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Molly Engels

Mr. Rudebusch

English Composition IV

8 January 2019

Where to Send Juvenile Delinquents Based on Their Specific Needs?

In 2016 alone, 63% of juveniles were put on probation, 26% were put in placement, and

11% were placed in another sanction. Of those kids, 8% of them were under the age of 13, 24%

were ages 13-14, 21% were 15, 25% were 16, and 23% were 17 (Puzzanchera). When youths

pay for crime by being incarcerated, taxpayers, too, bear some of the burden. Locking up a

juvenile costs states an average of $407.58 per person per day, $36,682 per three months,

$73,364 per six months, and $148,767 per year, according to a new report by the Justice Policy

Institute. Some may argue that too much money is being spent on sending these individuals to

these specialized programs. However, this money we are spending through taxes is crucial to the

juvenile delinquent who is being sent to a specialized program.

There are specialized programs to help those who commit the crime of theft. According

to the US National Library of Medicine website, in people aged one to seventeen, there are 7.6

arrests per 100,000 people. That’s a pretty small number, and we should keep it that way. We

should continue to send those who commit those types of crimes to a specialized program after

their first serious offense to prevent this type of crime happening again, or an even worse crime;

one such program from South Dakota Department of Corrections is Woodward Academy in

Woodward, Iowa. Woodward Academy’s team consists of nine therapists, six Family Behavioral

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Health Intervention Services Counselors (BHIS), nine Individual BHIS Counselors, eight

Residential Treatment Centers, and nine Case Managers. These specific types of specialized help

will ensure that the juveniles get all of the correct help they need to get better. Woodward

Academy accepts both boys and girls ages twelve-eighteen into their program. The juvenile

delinquents will go to school from nine to three every day, Monday through Friday. Other than

school, they are allowed to do extra curricular activities, work (if cleared to work), or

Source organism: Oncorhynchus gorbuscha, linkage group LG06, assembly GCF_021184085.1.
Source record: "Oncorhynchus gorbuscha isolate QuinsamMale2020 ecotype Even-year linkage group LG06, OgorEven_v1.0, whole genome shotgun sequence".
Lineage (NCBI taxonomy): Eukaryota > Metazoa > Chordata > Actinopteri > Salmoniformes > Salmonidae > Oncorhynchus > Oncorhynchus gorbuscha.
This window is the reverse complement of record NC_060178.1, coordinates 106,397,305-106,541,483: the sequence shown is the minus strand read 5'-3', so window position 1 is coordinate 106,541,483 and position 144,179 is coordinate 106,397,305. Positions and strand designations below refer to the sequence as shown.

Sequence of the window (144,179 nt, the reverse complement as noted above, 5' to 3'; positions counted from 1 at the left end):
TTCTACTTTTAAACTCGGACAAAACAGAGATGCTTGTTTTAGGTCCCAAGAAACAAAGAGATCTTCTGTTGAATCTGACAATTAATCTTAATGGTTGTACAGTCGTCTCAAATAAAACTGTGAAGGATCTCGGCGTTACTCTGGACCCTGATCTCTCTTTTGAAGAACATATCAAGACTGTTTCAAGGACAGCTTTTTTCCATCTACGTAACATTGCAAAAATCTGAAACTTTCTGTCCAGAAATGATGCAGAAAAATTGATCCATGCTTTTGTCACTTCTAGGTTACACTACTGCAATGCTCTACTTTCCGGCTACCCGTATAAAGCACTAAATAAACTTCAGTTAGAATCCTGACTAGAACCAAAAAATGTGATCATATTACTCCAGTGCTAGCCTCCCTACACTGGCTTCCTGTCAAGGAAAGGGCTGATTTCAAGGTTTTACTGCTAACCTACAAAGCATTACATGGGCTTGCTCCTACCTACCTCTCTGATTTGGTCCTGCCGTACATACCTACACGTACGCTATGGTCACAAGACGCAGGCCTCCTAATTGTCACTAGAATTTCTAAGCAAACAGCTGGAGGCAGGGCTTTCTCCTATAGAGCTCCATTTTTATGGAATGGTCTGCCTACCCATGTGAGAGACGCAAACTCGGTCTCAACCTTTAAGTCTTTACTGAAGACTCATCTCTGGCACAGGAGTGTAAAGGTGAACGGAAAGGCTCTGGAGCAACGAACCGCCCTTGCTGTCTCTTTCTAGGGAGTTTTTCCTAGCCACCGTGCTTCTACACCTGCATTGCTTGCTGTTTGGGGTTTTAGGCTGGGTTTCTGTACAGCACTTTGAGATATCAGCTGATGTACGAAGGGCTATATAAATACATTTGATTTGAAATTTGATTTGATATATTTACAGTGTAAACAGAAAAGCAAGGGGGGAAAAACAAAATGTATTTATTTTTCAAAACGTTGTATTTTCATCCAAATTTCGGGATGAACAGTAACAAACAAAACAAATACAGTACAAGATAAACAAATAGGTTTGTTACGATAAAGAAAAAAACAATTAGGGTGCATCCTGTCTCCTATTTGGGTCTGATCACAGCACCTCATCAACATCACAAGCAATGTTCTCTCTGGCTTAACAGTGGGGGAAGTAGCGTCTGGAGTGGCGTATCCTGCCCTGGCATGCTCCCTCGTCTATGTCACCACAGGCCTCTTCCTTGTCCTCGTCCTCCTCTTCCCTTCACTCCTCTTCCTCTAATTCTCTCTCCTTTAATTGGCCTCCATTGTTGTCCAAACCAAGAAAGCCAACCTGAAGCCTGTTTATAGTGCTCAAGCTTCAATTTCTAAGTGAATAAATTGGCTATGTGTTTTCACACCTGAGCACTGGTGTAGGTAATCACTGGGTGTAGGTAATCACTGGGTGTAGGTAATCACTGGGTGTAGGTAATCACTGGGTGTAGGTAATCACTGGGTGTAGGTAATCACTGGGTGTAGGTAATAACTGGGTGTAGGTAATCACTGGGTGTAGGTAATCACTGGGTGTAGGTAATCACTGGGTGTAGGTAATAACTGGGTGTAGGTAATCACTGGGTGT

counseling/classes for whatever crime they are in for. Just think, if you sent a juvenile to jail

instead of sending them to a specialized program, they wouldn’t get the schooling they need.

Sending a juvenile to a specialized program will allow the juvenile to get better, while still

continuing school so they don’t end up behind when they get out. For a juvenile that has

committed theft, he/she would most likely go through some kind of therapy, whether it is

individual, group or even family therapy. In therapy, their goal is to help the students unlearn

their unwanted reactions and to learn new ways of responding to problems. This has four phases:

exploring areas of victim empathy, taking responsibility for their actions, learning alternatives to

their behaviors, and to relapse prevention (“Woodward Academy Knights”). If these kids who

are known to steal are just put back into society after committing the crime, they will ultimately

be costing society more money than it would cost to send the delinquent to a specialized

program. Therefore, helping these kids now, saves the court system a lot of time and money.

There are specialized programs that are designed to help those who have committed the

crime of assault. According to Legal Dictionary website, this year, the police have arrested 182

violent juvenile offenders for every 100,000 juveniles. That’s a bigger number than the number

of kids arrested for theft, but it is still a fairly small total number. Because this is a bigger offense

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and has more offenders, it has two placement options instead of one. The first place is Aurora

Plains. Aurora Plains Academy is an intensive residential treatment facility in Plankinton, South

Dakota. Aurora Plains is allowed sixty- six youth:. forty-five beds for boys and eighteen beds for

girls. Children aged ten through twenty are eligible for placement here, and should have a